• Jason May 24, 2017 @ 7:41 pm

      I was introduced to bachata several years ago and was mesmerized by it. The woman who introduced it to me was intoxicatingly hypnotizing in her fluidity. We danced other styles before doing Latin together, so I was accustomed to as you put it—co-creating— with her. Her Latin was so much stronger than mine, it was almost as if she back lead which wasn’t at all a problem. The respect I had for her completely prevented me from being lost in the desire by the dancer, this dance brought out in her 🙂 To that point I didn’t realize a dance could be THAT sensual!

      I saw all that to say, that point of what a persons catalyst for dancing largely dictates the type of dancer they will become; because it’s a reflection of the person they are!

      It’s takes time to learn that the connectiveness of this and other dances that suggest it, don’t mean a connection outside of those moments; especially if you’re a “romantic” single looking to rebuild and heal from past relational heartshreds.

      Each community has to educate itself and those who visit on the language they are about to engage in.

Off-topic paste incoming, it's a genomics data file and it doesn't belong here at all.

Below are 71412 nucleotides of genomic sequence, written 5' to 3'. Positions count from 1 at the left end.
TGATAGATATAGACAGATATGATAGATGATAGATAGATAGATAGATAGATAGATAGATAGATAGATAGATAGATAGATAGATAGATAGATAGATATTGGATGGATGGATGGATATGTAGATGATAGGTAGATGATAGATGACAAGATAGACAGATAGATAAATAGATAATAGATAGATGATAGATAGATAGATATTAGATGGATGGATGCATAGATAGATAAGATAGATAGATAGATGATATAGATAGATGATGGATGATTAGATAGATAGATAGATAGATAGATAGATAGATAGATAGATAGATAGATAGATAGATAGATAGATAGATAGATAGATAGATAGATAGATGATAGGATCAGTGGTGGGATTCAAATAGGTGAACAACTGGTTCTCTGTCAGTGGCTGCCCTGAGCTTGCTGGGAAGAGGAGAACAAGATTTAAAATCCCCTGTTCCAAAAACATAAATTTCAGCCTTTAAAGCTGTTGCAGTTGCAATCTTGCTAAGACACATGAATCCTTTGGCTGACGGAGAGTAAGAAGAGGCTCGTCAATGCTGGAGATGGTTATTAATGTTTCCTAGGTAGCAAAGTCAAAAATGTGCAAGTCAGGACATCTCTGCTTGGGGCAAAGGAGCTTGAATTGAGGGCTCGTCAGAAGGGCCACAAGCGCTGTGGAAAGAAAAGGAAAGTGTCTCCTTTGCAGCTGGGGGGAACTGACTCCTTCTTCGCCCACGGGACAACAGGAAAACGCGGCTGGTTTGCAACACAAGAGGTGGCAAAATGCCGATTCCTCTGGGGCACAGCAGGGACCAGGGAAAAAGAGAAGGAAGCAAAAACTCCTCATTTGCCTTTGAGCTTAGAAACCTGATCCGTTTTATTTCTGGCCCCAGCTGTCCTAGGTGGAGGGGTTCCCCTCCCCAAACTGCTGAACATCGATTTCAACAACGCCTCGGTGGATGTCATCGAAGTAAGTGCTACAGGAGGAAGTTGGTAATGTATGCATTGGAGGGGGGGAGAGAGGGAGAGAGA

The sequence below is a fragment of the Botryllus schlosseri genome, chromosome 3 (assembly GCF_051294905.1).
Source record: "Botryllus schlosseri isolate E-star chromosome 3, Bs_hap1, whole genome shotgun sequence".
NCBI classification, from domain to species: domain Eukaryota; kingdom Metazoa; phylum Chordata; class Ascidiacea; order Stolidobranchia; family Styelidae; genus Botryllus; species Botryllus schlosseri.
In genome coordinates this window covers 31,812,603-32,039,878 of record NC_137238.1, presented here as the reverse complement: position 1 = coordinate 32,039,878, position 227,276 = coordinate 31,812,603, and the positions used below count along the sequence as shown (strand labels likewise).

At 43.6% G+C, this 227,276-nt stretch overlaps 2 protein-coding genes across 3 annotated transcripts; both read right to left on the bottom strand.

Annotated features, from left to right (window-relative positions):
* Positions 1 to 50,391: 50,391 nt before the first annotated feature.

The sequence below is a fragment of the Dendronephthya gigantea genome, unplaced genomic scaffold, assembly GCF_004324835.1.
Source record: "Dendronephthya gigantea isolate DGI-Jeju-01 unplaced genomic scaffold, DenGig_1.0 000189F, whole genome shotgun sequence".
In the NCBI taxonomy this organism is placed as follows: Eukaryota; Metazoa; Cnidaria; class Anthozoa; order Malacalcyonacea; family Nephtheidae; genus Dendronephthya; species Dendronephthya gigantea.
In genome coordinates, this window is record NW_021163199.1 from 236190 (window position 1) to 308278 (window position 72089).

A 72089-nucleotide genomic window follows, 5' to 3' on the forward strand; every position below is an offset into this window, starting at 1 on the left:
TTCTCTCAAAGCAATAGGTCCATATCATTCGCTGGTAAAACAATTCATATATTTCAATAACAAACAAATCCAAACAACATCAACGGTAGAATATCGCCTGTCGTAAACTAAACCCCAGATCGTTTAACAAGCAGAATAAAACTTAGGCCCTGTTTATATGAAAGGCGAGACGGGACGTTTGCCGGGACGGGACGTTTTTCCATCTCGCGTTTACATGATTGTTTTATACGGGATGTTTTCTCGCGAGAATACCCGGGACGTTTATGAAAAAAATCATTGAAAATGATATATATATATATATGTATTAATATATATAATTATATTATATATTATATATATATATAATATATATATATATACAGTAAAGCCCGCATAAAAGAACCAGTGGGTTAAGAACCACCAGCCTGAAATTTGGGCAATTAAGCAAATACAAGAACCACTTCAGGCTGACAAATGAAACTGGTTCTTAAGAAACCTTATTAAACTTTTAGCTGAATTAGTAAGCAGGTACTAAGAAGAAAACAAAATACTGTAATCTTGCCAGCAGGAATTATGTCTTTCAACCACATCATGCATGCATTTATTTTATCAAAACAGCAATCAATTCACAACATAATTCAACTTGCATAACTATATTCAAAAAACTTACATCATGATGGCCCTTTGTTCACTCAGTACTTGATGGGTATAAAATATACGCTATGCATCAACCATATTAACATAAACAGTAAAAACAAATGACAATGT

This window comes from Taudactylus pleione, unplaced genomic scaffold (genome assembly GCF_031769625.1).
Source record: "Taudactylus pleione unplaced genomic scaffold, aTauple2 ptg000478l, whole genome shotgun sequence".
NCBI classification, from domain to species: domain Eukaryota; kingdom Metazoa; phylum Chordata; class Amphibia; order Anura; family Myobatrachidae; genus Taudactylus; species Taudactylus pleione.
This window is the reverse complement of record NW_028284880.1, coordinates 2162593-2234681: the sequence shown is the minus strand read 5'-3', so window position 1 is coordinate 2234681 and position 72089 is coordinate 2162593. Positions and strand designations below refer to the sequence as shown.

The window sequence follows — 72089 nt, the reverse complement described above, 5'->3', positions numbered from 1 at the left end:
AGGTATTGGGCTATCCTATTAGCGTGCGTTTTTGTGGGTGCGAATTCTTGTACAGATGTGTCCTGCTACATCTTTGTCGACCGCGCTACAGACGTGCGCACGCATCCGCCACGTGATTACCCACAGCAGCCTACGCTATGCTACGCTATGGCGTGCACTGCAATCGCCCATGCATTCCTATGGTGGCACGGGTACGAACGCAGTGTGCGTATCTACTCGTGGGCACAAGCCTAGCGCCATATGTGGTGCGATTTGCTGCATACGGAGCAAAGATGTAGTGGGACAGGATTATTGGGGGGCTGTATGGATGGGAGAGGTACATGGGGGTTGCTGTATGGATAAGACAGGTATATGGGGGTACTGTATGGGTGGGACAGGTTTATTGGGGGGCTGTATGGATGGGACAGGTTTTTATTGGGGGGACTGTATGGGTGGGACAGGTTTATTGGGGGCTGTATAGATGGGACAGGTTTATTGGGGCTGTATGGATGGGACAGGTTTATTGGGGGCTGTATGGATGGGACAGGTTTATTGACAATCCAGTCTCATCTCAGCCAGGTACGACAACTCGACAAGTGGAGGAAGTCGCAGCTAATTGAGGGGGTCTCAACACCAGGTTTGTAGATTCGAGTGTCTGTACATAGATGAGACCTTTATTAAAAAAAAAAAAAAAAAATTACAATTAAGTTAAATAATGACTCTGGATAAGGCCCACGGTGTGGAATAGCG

I wholehearted agree that bachata def accentuates the sex in sexy. At times it’s actually off putting truth me told. It’s insulting when the females who are already physical standouts, where rights wurh writing in their asses that spell out what is all to clearly seen. Like he captain obvious really, wiggle, juicy etc etc on your behind at that point is distracting. The guys as you said have little art but to exploit the butt (pun clearly intended…)

      Not that I’m ANYWHERE near approximating your level but I don’t enjoy that community. I luv the dance when danced with women who don’t present in such a singular stereotype.